Restoration activities in Grasslands National Park were based on the results of scientific research in conjunction with local and traditional knowledge and advice. Stakeholders provided advice on fence design, bison health concerns, release location, the grazing tendering process, and grazing locations.
To be responsible to neighbours and keep domesticated cattle and wild bison herds from mixing, a 71 km-long fence was designed to allow some animals (e.g., deer, pronghorns, cougars) to move easily in and out of the park, but restrict the movements of bison, cattle, and horses.
Communities, universities, and other stakeholders have undertaken scientific research aimed at developing and using innovative tools and strategies in prairie ecosystem management. These partnership agreements ensure better management decisions by Grasslands National Park, its neighbours, and other native prairie managers.
Project activities and results have been reported regularly through an advisory committee, open houses, newsletters, and meetings.
Hundreds of community members, visitors and stakeholders witnessed the bison release in 2006. This event offered Canadians the opportunity to discover and experience Canada’s nature and increase their sense of attachment to the park.
Traditional Aboriginal activities were an important element of the bison reintroduction ceremony. Opportunities for traditional spiritual and ceremonial activities in the park have helped build relationships with Aboriginal people and re-integrate nature and culture.
Park visitors, neighbours and other stakeholders have been engaged in project activities, including grazing management and invasive species control. Invasive species management has led to collaboration among multiple jurisdictions and partners in the Frenchman River – Wood River Weed Management Area. They conduct assessments, educate and engage the public and stakeholders, prevent new invasions, and control or eliminate priority species such as leafy spurge.
In partnership with the local school division, the project has supported the first Prairie Learning Centre. The Centre provides unique learning opportunities for rural, urban, and Aboriginal youth from across Canada and internationally, and helps them develop a deep, rich connection to the natural and cultural wonder of the prairies.
Restoration in Grasslands National Park has aimed to be an inclusive process. Neighbours and other stakeholders have been engaged in open-houses and informal meetings through which they and the park strive to hear, understand, and address each others’ concerns.
Results of restoration efforts are being monitored. Vegetation sampling is used to monitor species composition several years after restoration of a cultivated field to native prairie. In addition, Bison have been fitted with GPS units and their movements and behaviours tracked by visitors and staff. Visitors now have the opportunity to observe and learn about the ecological and cultural role of bison in a natural grassland system.
Project activities and results are evaluated and reported regularly through an advisory committee, open houses, newsletters and meetings, as well as through formal assessment and reporting structures such as the follow-up program for the environmental assessment, and State of the Park reporting. (Learn more about monitoring in National Parks.)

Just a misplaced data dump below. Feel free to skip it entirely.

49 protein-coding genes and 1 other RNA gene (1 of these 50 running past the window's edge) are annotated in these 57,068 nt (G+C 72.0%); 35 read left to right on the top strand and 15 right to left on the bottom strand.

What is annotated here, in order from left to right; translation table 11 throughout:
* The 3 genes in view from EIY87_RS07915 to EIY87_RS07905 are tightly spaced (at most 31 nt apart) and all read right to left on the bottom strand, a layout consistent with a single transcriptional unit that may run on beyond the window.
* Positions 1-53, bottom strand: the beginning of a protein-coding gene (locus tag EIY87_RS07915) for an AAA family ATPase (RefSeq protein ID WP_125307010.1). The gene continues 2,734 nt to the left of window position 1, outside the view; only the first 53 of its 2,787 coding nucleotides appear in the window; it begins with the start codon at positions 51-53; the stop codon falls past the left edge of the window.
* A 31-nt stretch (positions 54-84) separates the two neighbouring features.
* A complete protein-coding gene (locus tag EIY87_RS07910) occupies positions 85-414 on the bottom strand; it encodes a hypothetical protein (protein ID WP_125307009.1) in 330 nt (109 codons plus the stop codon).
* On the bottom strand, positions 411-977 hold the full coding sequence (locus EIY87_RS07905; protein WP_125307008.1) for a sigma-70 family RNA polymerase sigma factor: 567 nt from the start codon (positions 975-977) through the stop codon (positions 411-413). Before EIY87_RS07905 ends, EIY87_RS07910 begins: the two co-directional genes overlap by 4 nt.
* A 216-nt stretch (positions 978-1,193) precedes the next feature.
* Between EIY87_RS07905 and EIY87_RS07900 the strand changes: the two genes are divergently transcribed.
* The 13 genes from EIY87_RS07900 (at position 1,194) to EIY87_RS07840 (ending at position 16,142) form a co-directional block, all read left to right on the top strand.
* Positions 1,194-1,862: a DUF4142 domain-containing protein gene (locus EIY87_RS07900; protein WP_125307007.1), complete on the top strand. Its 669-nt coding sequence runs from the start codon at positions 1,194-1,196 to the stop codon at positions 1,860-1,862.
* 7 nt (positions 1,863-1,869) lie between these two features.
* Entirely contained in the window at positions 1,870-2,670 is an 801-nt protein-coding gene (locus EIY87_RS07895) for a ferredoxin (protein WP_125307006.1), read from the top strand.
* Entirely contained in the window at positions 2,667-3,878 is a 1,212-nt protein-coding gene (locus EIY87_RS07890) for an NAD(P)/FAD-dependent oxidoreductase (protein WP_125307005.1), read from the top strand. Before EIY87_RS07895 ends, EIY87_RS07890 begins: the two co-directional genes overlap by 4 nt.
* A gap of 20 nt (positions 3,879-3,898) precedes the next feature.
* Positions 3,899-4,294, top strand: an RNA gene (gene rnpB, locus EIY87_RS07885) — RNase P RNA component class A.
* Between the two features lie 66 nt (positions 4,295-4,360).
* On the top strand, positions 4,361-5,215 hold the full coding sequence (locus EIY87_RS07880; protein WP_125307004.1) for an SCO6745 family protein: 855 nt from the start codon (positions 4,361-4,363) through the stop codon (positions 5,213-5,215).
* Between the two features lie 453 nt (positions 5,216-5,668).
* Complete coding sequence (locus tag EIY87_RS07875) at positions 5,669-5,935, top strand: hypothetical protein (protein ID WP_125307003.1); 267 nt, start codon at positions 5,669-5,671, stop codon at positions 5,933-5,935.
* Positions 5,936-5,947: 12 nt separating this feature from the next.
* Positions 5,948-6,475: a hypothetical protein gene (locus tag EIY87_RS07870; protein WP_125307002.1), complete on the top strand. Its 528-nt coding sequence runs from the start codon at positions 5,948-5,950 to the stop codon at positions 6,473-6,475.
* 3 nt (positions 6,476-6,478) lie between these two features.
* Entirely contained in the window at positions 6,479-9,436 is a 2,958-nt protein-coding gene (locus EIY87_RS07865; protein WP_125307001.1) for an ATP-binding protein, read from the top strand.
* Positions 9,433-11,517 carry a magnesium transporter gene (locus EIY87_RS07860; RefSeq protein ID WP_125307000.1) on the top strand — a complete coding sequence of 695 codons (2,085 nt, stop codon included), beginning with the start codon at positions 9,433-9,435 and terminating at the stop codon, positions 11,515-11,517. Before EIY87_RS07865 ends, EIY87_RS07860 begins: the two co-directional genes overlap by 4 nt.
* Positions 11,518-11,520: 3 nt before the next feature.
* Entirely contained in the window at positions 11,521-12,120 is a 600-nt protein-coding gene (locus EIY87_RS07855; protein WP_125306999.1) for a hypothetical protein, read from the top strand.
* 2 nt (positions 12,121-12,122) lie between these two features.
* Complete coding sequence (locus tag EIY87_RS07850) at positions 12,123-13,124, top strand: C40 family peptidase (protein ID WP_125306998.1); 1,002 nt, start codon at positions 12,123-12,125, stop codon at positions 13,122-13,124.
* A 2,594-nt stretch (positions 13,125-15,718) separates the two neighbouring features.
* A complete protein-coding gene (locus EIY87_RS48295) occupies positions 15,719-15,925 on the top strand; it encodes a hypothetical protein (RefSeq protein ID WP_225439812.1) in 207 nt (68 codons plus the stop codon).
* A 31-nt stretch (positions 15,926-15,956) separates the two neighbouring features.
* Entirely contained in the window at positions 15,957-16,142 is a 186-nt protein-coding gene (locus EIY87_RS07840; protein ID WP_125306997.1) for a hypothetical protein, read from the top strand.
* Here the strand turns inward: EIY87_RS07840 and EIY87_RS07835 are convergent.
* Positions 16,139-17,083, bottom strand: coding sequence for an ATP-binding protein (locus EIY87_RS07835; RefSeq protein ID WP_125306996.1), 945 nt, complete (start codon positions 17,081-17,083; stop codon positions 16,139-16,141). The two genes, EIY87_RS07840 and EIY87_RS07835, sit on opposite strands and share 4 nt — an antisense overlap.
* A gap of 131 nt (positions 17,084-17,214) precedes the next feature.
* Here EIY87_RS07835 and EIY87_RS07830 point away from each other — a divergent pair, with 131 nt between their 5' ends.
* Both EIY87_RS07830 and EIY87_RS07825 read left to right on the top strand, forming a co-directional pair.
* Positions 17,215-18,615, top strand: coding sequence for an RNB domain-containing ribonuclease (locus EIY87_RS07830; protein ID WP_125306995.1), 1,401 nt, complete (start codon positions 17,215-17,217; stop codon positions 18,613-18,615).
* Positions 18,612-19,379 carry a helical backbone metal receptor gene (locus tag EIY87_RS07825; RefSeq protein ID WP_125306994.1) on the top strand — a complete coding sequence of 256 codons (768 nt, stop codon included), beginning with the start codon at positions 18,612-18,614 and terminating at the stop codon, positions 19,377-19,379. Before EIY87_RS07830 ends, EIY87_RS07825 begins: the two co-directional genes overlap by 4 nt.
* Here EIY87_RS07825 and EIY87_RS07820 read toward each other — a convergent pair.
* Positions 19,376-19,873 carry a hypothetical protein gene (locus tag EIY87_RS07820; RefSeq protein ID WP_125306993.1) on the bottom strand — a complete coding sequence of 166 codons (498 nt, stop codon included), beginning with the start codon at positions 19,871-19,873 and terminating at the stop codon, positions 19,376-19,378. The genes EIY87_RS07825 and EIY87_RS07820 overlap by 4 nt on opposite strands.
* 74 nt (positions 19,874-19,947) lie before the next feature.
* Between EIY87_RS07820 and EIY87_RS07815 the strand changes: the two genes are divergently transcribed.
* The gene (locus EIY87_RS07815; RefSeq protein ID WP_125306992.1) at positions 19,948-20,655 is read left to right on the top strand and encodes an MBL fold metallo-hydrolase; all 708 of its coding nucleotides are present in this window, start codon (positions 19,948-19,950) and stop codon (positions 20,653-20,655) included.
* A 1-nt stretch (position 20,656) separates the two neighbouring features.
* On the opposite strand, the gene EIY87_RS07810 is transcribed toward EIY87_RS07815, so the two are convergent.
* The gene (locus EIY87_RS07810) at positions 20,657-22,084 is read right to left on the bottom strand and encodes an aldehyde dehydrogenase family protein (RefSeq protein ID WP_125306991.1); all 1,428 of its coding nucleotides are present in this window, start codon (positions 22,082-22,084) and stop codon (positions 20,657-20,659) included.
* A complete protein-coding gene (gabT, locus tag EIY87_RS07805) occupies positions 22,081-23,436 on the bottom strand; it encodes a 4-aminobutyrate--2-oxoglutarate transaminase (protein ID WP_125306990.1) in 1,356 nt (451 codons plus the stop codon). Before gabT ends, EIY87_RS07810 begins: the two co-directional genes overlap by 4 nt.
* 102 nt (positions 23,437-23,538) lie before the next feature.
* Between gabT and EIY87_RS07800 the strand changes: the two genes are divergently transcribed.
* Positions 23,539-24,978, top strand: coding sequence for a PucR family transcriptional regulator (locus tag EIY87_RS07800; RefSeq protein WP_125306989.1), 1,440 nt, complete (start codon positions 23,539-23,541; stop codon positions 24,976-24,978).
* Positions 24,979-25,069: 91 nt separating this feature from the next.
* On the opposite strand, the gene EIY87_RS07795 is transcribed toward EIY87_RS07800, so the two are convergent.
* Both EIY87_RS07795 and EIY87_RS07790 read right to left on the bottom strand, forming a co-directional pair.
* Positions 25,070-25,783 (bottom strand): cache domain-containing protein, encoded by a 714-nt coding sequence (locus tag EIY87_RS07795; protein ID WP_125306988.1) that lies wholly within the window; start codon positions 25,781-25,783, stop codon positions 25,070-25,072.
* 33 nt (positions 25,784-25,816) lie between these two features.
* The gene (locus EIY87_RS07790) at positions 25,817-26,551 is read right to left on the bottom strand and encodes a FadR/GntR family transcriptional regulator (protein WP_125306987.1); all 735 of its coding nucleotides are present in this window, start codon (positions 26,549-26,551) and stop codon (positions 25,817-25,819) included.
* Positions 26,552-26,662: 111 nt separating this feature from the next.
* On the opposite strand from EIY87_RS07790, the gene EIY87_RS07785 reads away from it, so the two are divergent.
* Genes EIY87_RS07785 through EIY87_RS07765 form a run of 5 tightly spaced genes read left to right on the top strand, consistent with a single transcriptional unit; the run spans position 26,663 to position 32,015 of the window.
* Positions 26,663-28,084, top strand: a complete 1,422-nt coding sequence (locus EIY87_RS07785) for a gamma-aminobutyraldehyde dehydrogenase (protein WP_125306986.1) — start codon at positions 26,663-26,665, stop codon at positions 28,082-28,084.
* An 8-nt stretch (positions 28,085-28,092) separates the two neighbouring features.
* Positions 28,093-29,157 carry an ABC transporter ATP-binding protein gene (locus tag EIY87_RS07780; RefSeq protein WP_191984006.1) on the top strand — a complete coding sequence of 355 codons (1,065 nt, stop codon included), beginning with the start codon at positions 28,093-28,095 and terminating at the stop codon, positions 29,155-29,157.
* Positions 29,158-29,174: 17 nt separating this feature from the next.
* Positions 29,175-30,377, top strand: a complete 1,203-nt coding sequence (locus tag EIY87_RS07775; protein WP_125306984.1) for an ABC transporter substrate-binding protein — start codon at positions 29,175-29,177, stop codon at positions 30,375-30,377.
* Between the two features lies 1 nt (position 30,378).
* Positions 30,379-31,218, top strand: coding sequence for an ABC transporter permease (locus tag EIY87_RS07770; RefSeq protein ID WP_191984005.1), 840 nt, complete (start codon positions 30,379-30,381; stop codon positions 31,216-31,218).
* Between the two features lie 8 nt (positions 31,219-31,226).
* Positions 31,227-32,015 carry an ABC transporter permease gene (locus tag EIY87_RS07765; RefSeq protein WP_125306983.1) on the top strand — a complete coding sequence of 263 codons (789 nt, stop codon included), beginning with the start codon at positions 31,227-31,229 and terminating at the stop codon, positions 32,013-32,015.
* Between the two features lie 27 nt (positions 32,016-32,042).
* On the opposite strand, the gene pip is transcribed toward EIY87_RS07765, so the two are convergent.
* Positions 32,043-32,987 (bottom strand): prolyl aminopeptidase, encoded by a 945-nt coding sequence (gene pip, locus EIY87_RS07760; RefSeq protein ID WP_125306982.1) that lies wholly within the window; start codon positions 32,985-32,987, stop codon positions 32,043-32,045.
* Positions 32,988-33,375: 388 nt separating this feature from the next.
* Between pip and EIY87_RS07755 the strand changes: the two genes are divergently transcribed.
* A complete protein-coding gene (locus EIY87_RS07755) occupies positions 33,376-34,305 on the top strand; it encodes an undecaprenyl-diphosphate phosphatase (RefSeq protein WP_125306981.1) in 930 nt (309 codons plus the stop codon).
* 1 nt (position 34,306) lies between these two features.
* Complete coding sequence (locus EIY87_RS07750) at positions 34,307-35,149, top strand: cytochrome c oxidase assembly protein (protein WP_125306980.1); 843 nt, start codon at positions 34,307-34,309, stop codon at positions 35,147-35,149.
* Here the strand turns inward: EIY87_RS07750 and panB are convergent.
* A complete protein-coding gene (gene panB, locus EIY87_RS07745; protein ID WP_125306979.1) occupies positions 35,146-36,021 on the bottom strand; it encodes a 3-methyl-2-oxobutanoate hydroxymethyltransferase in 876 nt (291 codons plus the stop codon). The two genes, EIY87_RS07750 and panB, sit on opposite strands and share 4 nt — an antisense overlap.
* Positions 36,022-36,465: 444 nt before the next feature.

- Listening was important, as good ideas came from many places.
- Staff and stakeholders needed to be fully engaged in decision-making and actions.
- Internal collaboration was key.
- It worked better to take small steps; dream big but put it in doable steps.
- It was important to keep communication open.
- Check internally and externally with all of the small steps. Let people know in a timely fashion: ‘this is what was planned, this is what you said, this is what we are now doing based on your input and these are the next steps’. Ask for feedback on the next steps. A variety of means were used to do this including open houses, newsletters, community events, meetings and one-on-one conversations.
- Ensure timely and appropriate recognition of volunteers.
The strategies used in this restoration project were successful in refining the techniques required for maintaining and enhancing the prairie landscape. Following on these successes, over the next five years (2009-2014) the park will continue its restoration efforts, focusing on building the bison herd, increasing the use of prescribed fire, completely eliminating crested wheatgrass in the park, and re-vegetating all remaining cultivated fields in the park. In addition, the objectives for the grazing experiment will be met over the next five years. Black-footed Ferrets, which had been absent (extirpated) from the Canadian prairies since 1937, were also re-introduced in the park in 2009. New opportunities will be created for visitors and students to experience and learn about these restoration efforts.
For more information
This case study is intended to provide general information about ecological restoration projects in Canada’s protected natural areas. For more detailed or technical information about this restoration project, please consult the following sources, or the contacts provided below.
- 2010 Grasslands National Park of Canada Management Plan
- Grasslands National Park of Canada: State of the Park Report, 2007 (PDF, 1.8 MB)
- Parks Canada Species at Risk: Black-footed Ferret
- Grasslands National Park of Canada and the Prairie Grasslands
- Prairie Learning Centre
Field Unit Superintendent
Grasslands National Park of Canada
Tel: (306) 298-2258
Manager, Resource Conservation
Grasslands National Park of Canada
Tel: (306) 298-2166
- Grasslands National Park Advisory Committee
- Nature Conservancy of Canada
- Province of Saskatchewan
- Prairie Learning Centre
- Nekaneet First Nation
- Village of Val Marie
- Rural municipalities surrounding the park
- Elk Island National Park
- Storyteller Lyndon Tootoosis (Poundmaker First Nation)
If you wish to comment on this case study, please contact Parks Canada at email@example.com